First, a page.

Borrowing funds among options
A state government fund used to pay ongoing construction projects is running out of money, legislators were told Thursday during a briefing on the state’s finances.
To prevent projects from coming to a halt, the problem might have to be addressed in the legislative session that starts in April. Legislators already must grapple with a more than $1 billion shortfall in the budget that funds hospitals, colleges and other public services.
“We have some concerns,” Sherry Phillips-Hymel, the state Senate’s chief budget analyst, told legislators as she walked them through a fat booklet titled “Louisiana Budget Update.”
At least two solutions to the construction budget problem are available.
The state can replenish the fund by taking dollars from the state general fund or by borrowing money.
However, the state faces a $1.3 billion shortfall in the fiscal year that starts July 1. The state is also bumping against a debt ceiling that limits how much money can be borrowed.
In the past, state officials excluded certain borrowings from the state’s debt limit. The year after hurricanes Katrina and Rita hit, the state had to juggle escalating construction costs with local governments facing decreased revenues and a need to rebuild. The state helped local governments by issuing two general obligation bond series. Those series were excluded from debt calculations. But that is a rarely used remedy.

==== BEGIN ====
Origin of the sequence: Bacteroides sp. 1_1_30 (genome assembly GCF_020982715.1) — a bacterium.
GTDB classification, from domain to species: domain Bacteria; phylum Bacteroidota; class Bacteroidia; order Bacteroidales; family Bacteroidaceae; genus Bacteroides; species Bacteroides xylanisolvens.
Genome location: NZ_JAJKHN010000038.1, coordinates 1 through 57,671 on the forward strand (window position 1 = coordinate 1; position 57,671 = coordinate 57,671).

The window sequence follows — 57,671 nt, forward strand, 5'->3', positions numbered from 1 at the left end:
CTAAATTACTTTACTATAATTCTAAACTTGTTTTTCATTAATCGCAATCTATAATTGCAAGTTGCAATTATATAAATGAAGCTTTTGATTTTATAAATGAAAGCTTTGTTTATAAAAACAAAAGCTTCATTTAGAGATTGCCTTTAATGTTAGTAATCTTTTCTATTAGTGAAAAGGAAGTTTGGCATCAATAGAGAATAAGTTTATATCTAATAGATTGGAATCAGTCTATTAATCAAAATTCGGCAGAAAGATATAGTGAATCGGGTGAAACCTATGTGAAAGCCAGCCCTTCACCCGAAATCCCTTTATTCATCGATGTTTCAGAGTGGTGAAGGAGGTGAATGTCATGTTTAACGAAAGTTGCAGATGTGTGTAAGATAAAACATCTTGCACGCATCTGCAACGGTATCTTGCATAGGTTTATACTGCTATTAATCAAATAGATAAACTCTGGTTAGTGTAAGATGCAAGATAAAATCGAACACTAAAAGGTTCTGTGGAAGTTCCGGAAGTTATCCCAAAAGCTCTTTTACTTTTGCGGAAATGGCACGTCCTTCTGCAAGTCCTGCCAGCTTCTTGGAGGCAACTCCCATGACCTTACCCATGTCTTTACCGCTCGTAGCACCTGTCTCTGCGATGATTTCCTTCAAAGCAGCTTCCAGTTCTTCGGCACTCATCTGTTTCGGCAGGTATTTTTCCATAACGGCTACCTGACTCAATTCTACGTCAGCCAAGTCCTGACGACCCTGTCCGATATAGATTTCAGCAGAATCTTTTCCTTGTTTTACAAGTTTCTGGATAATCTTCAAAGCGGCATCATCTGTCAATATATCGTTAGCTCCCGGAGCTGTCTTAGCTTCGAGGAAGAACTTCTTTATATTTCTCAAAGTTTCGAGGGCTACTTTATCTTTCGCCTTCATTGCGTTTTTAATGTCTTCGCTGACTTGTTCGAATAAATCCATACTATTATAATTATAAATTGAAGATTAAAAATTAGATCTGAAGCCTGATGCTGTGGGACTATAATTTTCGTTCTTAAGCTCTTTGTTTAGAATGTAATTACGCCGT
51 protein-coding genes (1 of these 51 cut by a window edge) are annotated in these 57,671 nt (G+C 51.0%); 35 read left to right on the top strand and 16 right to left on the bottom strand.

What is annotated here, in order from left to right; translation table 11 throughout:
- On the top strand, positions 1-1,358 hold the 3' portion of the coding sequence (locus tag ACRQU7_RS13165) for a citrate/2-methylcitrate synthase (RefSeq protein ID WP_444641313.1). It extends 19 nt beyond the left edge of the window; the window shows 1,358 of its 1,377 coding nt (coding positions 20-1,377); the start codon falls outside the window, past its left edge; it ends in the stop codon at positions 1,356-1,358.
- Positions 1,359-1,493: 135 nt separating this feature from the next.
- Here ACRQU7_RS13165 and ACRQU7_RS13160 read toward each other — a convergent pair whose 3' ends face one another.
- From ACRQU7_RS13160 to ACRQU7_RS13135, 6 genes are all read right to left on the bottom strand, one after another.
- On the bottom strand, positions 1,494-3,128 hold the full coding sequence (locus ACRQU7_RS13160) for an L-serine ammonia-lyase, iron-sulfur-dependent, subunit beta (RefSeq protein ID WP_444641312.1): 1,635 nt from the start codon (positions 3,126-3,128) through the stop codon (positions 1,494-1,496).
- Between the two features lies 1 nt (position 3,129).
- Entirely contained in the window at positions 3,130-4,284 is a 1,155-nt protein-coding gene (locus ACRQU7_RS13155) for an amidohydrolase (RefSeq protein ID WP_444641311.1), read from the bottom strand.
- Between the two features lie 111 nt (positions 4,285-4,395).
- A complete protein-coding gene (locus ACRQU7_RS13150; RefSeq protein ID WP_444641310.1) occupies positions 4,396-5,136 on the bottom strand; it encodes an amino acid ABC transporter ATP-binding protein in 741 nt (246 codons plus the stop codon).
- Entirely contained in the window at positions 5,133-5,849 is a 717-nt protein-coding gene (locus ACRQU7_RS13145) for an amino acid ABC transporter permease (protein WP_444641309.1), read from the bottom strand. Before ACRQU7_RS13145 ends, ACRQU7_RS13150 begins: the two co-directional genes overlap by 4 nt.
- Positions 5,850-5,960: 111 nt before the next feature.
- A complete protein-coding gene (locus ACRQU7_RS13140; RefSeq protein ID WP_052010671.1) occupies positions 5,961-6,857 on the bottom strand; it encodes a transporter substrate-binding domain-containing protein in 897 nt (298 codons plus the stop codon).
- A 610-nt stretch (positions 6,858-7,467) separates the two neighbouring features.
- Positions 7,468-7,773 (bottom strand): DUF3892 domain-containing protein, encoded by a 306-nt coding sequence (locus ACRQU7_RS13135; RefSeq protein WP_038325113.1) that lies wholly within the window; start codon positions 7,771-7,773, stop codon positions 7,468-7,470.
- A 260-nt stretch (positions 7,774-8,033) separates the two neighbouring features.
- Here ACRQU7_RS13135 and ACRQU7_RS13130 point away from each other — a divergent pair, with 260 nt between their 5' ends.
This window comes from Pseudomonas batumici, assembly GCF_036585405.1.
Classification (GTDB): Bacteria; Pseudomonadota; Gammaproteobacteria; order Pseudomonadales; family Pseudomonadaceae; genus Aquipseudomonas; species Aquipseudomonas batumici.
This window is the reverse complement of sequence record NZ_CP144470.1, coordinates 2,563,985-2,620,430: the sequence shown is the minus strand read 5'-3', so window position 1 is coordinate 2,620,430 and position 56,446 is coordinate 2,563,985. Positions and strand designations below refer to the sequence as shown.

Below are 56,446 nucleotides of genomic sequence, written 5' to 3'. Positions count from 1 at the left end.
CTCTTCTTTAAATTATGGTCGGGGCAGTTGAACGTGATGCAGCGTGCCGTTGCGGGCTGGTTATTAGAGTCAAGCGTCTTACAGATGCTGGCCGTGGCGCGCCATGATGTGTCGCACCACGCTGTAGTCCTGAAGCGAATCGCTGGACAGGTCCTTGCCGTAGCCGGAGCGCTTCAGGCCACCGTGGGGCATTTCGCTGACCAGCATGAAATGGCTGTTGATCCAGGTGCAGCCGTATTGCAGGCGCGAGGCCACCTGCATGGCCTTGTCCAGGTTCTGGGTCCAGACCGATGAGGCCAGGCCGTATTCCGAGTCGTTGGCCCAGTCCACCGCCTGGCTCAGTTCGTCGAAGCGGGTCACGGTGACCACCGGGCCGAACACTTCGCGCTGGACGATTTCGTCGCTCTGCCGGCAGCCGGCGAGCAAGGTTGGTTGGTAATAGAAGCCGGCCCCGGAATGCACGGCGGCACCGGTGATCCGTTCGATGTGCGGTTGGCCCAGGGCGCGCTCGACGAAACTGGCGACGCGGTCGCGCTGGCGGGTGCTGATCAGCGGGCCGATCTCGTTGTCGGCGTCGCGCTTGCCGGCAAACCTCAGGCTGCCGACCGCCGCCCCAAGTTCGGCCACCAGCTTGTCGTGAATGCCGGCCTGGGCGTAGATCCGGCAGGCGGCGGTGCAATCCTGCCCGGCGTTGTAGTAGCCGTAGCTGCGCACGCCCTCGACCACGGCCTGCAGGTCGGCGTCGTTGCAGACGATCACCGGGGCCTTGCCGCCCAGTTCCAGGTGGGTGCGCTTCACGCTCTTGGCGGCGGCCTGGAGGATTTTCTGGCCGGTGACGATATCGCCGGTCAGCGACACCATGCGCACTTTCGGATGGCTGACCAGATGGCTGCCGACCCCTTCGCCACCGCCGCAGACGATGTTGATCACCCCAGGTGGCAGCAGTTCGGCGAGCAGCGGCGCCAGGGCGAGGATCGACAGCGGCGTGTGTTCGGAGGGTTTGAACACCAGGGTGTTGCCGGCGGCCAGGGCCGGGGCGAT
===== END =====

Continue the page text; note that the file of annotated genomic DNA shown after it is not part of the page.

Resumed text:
Another option would be to raise the debt limit with the approval of two-thirds of the Legislature. Whit Kling, director of the state Bond Commission, said he cannot recall the debt limit ever being raised.
Michael DiResto, spokesman for the Division of Administration, said in an emailed statement: “It’s important to note that the Treasurer’s office previously advised that the state had more money to borrow than was actually available. They have recently corrected their calculations. We will live within our means and we will look for opportunities to achieve savings so that capital outlay projects can continue to move forward.”
Kling, who works for state Treasurer John Kennedy, was not alone in raising concerns about cash flow and the debt limit. Phillips-Hymel came across the issue while preparing a budget briefing for senators.
Senators gathered in a large meeting room at the State Capitol on Thursday for a crash course on the budget picture. Aides handed out thick briefing books. The room fell silent as Phillips-Hymel flipped through slides tracing recent budget cuts and future problems.
State Sen. Jack Donahue, R-Mandeville, got senators back on track when they broke into an impromptu sidebar about hospital funding, allowing Phillips-Hymel to explain the mechanics of the state’s debt limit and the impact on construction spending.
Complicated parameters limit the state’s borrowing on bridges, roads and other construction projects.
The state’s debt service on construction projects — the price for borrowing money — cannot exceed 6 percent of the taxes, licenses and fees in a fiscal year.
The state’s remaining capacity out of $605 million currently stands at $22.4 million, which Phillips-Hymel said would be enough to borrow $250 million to $325 million, depending on the interest rate.
Tied to the debt service problem is the Capital Outlay Escrow Fund, which needs to be replenished to fund ongoing construction projects.
The state could exhaust the fund in four months, Kling said.
The problem, he said, is that the state has a history of authorizing construction projects despite lacking the necessary funding. He said the problem dates beyond the Jindal administration.
“Credit card, credit card, credit card,” Kling said.